Winner, Winner, Chicken Dinner . . .

Wednesday 16 April 2014

I’ll start this post by mentioning that I’m not going to explain the title or the origin of the title. Google it if you’re wondering. 😉

I’m inspired to write this post by something that came up on a current affairs TV show tonight. I say ‘inspired’, but I more likely mean ‘if-I-didn’t-write-a-post-about-this-I’d-probably-explode-because-I-think-that-this-concept-is-just-f*!king-stupid-and-unhelpful’.

So, someone, somewhere, thought it was a good idea that when kids play sport, like AFL football, we don’t score them. We take the competition element out of sport. There are no winners. There are no losers. There are simply kids playing sport. Non-competitive sport.

Okay, I get that some people think that this is a good idea. I, however and quite obviously, do not. I think this is a perfectly sucky idea. I approach this opinion from my position as an educator, because it’s well known (hopefully) that I don’t have or want booger eaters. *Cue the incensed opinions of people with booger eaters.* Yes, I dare to say what is good for kids, and I’m going to go out on a limb and say that competition is good for them.

Kids need to learn about winning and losing. As a society, we seem to be removing that learning opportunity from booger eaters. When a kid has a birthday party, and they play pass the parcel, there’s a prize in every layer of the parcel. When the hell did that become the norm? When I was a kid, there was only ever one prize in the parcel, and that was in the very last layer.

At many school athletics and swimming carnivals, kids are given ribbons for participating in events, even if they didn’t come in first, second, third, or fourth. To my mind, this takes away from the fact that at least four kids in the event are either brilliantly athletic, or work hard to be the best. They shouldn’t have their efforts nullified because some kid gets upset that s/he didn’t place in the event.

As adults, we don’t get a certificate or ribbon of participation for turning up to work. It’s expected of us. We don’t get praised by the supermarket manager for shopping at that store. We don’t get a pat on the back for every single thing that we do, whether we do it well or not. So, why do we feel the need to “encourage” our kids I everything that they do?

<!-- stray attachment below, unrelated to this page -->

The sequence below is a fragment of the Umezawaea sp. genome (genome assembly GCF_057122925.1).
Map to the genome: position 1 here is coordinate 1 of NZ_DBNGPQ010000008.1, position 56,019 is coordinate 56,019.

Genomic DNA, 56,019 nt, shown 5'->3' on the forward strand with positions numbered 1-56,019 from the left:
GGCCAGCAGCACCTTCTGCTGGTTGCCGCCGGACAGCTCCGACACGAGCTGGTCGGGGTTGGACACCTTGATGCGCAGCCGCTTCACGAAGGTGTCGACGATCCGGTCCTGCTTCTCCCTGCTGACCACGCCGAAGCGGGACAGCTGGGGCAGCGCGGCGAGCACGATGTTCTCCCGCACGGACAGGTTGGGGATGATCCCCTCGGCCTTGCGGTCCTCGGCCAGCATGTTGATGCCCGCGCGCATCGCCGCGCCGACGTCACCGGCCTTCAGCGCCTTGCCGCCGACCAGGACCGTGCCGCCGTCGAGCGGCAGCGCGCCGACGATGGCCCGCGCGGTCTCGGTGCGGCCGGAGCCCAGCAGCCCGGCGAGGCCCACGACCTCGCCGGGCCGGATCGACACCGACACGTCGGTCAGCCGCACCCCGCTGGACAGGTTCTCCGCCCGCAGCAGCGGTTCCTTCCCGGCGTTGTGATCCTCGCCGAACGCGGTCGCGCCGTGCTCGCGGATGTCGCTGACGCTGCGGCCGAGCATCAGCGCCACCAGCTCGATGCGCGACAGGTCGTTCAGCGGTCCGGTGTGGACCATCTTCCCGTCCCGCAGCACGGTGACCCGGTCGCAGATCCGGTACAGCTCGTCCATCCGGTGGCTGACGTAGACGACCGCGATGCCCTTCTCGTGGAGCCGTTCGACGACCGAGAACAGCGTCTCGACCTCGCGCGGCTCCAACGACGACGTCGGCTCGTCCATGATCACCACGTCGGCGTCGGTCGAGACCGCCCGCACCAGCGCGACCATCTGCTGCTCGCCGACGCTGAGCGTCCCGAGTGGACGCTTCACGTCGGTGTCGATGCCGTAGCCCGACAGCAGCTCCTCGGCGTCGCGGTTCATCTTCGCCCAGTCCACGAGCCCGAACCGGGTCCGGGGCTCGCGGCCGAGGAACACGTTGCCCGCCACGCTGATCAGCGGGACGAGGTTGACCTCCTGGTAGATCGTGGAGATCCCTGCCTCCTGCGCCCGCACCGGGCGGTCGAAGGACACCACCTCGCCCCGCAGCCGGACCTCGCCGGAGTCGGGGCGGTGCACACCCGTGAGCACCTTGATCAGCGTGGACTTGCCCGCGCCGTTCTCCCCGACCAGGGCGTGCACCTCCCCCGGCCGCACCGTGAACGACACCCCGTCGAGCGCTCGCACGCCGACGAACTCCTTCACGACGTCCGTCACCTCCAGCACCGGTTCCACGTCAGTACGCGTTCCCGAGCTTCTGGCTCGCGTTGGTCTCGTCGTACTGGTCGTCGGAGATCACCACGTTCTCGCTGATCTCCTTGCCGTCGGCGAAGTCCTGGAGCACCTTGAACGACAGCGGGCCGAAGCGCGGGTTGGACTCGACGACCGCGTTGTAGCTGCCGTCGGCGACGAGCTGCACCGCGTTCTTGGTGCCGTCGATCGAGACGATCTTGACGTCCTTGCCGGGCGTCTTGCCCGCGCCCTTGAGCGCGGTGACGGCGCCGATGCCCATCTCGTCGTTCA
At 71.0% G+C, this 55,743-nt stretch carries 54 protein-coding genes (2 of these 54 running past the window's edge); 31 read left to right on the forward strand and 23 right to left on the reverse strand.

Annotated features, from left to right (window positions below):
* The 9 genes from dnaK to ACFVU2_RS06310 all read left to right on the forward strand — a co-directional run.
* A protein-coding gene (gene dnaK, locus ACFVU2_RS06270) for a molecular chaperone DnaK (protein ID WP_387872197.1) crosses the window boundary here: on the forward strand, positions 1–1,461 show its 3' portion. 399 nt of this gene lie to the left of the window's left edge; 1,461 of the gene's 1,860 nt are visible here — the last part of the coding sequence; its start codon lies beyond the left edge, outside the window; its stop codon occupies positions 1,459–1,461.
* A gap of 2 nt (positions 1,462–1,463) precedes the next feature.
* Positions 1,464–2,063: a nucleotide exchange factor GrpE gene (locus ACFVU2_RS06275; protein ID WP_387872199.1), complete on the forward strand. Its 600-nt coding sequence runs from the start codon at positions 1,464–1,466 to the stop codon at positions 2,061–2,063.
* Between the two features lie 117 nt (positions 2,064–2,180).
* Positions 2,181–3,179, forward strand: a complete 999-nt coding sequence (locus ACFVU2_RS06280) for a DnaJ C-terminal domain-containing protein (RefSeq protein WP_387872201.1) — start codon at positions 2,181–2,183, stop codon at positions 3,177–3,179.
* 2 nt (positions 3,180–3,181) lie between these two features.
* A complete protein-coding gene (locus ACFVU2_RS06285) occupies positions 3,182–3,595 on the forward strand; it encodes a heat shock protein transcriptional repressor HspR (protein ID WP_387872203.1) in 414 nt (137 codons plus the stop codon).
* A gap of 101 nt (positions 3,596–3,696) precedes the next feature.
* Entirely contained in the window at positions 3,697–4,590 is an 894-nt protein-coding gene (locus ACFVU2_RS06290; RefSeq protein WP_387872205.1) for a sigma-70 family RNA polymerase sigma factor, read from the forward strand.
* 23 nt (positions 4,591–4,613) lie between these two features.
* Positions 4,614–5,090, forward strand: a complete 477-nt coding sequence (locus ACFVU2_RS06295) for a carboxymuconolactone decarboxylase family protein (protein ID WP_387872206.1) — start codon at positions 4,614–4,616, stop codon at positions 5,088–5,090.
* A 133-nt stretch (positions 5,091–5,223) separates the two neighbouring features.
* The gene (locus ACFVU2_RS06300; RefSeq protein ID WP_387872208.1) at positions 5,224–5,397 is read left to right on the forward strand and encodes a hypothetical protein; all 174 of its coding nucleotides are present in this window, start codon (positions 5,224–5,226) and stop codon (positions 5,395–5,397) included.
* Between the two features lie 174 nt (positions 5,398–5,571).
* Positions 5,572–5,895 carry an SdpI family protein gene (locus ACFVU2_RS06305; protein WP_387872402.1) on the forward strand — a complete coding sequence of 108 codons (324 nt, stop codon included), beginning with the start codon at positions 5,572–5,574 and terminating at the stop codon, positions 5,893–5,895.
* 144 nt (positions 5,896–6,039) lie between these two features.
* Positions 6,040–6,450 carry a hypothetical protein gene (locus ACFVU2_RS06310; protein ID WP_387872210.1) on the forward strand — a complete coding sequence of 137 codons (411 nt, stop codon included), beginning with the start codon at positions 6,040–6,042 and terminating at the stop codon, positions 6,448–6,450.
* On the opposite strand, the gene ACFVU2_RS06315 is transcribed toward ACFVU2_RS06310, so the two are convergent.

Life’s not like that, and sooner or later, the kids need to learn that lesson. Some people win, some people lose, and it’s okay. By allowing kids to see themselves as winning all of the time, I believe we do more harm than good. We are raising people who will be unable to accept or handle rejection and failure, who will expect rewards irrespective of whether or not they have achieved success, who have no understanding that it is okay to fail or lose. This can’t be good for kids. They will be ill-equipped, and unprepared for ‘real life’. Wrapping them in cotton wool, and molly-coddling the future of our society will not lead to strong, better understanding people. It will lead to a society of people who expect rewards and praise when it is undeserved.

Now, before anyone gets their knickers in a twist, I’m not suggesting that kids are put under pressure all the time, and that everything should be made a competition. Too much competition clearly causes immense and undue stress to some booger eaters. What I am suggesting is that where competition is natural, such as in a game or in sport, it is allowed to follow a natural course. We need not necessarily encourage kids to be competitive; they’re bloody good at doing that themselves. Simply, we allow booger eaters to experience competition, experience winning and losing.

Humankind learned to cope with living in a competitive environment, and we survived. However, it seems to me, that these days, we are removing these opportunities for learning, success, and failure, just so some kids don’t have their feelings hurt because they didn’t win. We’re going to end up with a society of sooks, whingers, whiners, sore losers, and bad winners because they don’t know how to deal with competition.

Going back to the point that set me off on this lil rant . . . a football umpire offered his opinion that the scoreboards in junior footy were not actually for the kids but were, in fact, more for the parents who wanted the competition more than their offspring. If that is the case, what harm is there in continuing to score junior footy matches? The kids will be playing because they want to, and the parents can have their winners and losers.

Competition is okay for booger eaters, so let us stop treating them like they’re fragile lil flowers, and teach them that being challenged is a good thing, that losing is an opportunity for them to learn, that failure is a part of life. We keep shouting about how we need to teach our kids resilience, and yet we are taking away perfect opportunities for them to learn functional resilience, not just resilience-in-theory.

Rant over.


About Danielle

I like to write. What more is there to know?
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